“Such claims are just laughable jokes,” he said.
Jannati, who is also the chairman of the Guardian Council, emphasized the strict criteria by which all candidates are being assessed by the Council, which are detailed in Article 115 of Iran’s constitution.
“If we want to have a perfect match with what is prescribed by Article 115, we must ask God to create [such a man] and send him down to us,” Jannati said in a speech broadcast by Iranian state TV. “There is no person available with all these desirable qualities; thus we have to find eligible candidates who meet a minimum set of requirements,” the ayatollah confessed to worshippers yesterday in Tehran.
The Guardian Council has come under immense pressure from various political factions to approve their preferred choice and disqualify opposition candidates.
In a parallel development, Ayatollah Mesbah-Yazdi and his Islamic Resistance Front have intensified their lobbying to ensure their choice, Baqer Lankarani, will have his candidacy approved.
Unconfirmed reports out of Tehran indicate that in the first round of the vetting process, Baqer Lankarani has been disqualified by the majority of the 12-member Guardian Council. There is speculation that this decision was taken because he was judged to not have sufficient managerial skills to take up the presidency.
“I testify in front of Allah that of the registered presidential candidates, Dr. Lankarani is the most suitable,” the Saber news website quoted Mesbah-Yazdi as saying on Tuesday, May 14. (Sabah is a pro-hardliner website close to Ayatollah Mesbah-Yazdi’s faction.)
In early May, the Resistance Front introduced Baqer Lankarani, the former health minister in Ahmadinejad’s cabinet, as its candidate for the June 14 election.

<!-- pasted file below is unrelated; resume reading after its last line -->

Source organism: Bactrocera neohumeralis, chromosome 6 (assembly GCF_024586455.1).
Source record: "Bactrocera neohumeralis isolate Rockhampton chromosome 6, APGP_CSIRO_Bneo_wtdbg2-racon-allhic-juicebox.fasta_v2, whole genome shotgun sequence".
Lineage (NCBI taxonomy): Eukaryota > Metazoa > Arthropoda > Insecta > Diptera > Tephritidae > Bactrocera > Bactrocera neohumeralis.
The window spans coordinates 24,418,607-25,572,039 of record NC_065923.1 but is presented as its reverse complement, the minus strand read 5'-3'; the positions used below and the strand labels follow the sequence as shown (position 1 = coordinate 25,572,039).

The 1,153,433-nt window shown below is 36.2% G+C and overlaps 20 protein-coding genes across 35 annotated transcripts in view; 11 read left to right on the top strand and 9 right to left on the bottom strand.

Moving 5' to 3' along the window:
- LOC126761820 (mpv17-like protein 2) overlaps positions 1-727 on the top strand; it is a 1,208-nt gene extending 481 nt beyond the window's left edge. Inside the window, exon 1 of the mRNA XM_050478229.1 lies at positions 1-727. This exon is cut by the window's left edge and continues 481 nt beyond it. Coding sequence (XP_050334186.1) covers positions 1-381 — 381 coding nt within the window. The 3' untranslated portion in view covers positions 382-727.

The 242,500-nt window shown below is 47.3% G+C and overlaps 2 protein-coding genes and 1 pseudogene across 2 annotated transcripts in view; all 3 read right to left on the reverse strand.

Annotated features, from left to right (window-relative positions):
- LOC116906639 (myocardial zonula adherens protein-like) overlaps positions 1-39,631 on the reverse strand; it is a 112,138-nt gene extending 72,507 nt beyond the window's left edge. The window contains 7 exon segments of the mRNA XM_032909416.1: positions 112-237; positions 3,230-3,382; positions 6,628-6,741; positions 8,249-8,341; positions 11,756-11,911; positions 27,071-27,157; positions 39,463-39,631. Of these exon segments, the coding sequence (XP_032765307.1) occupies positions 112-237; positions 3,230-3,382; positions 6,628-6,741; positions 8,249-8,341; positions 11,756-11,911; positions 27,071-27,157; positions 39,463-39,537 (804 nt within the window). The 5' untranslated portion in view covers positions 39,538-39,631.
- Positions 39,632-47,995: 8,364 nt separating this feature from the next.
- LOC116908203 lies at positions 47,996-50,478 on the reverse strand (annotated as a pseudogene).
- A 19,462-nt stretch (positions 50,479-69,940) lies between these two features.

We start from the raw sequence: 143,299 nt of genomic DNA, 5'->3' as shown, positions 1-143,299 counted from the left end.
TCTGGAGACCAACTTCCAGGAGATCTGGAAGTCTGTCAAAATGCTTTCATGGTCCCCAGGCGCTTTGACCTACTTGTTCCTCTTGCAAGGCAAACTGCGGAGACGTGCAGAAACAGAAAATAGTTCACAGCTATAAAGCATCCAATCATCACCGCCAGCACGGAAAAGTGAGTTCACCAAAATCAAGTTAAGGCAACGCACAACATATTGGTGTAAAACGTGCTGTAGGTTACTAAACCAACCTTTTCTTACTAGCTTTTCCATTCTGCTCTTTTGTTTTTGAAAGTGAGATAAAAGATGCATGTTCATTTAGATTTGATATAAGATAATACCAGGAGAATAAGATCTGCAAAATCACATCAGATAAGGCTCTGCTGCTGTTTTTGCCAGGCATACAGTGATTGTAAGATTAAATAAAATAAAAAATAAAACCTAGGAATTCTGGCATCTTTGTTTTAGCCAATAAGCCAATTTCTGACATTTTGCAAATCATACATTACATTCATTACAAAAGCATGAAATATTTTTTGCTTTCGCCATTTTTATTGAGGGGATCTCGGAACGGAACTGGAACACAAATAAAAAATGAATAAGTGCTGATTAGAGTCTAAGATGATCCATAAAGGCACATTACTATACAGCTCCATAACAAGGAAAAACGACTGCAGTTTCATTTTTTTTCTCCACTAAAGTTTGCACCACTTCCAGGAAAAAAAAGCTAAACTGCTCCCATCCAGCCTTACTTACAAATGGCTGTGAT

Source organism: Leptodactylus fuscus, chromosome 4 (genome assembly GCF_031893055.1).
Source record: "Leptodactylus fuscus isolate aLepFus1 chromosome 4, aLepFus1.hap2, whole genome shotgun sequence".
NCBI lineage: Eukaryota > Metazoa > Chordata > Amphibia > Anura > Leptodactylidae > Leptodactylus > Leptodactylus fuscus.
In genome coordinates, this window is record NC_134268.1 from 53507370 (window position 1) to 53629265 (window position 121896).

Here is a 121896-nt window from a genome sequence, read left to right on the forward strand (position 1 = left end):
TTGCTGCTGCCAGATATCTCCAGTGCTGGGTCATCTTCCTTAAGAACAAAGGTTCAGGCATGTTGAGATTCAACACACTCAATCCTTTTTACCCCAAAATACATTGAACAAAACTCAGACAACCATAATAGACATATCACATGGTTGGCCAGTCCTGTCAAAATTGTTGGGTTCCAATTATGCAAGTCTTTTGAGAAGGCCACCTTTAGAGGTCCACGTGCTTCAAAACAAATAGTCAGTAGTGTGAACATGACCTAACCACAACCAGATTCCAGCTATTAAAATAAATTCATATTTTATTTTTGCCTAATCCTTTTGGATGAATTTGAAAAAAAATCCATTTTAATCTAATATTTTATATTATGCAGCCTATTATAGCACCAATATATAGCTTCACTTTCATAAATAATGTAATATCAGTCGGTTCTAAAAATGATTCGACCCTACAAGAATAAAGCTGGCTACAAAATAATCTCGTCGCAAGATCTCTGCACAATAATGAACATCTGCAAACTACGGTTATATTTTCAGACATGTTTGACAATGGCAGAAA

For months leading up to the registration deadline on May 11, the preferred choice for the Resistance Front was said to be Saeed Jalili, Iran’s top nuclear negotiator. But Jalili seems to have rebuffed calls from the Resistance Front led by Mesbah-Yazdi, showing neither interest in running for office or any sense of obligation to do so.
Jalili’s sudden arrival at Iran’s interior ministry only a few minutes before the registration deadline, when Esfandiar Rahim Mashaei and Ali Akbar Hashemi Rafsanjani were also putting down their names for consideration, was seen by great surprise—even by his own, ultra-conservative faction.
In an interview with the Financial Times, Jalili explained that the policies he would pursue if elected are summed up by the words “progress, justice and resistance.”
“My understanding is that more we rely on our religious and internal principles, the more we create the capacity to pursue the path of progress and the more we can resist,” the Financial Times quoted him as saying.
Jalili’s poll ratings are still much lower than other conservative candidates, such as Baqer Qalibaf or Ali Akbar Velayati, but his candidacy is seen with more enthusiasm by foreign observers due to his role in the nuclear negotiations. If elected, his close relationship with Ayatollah Khamenei may go a long way to smoothing out any compromises on the nuclear program, which would have to be approved by the supreme leader.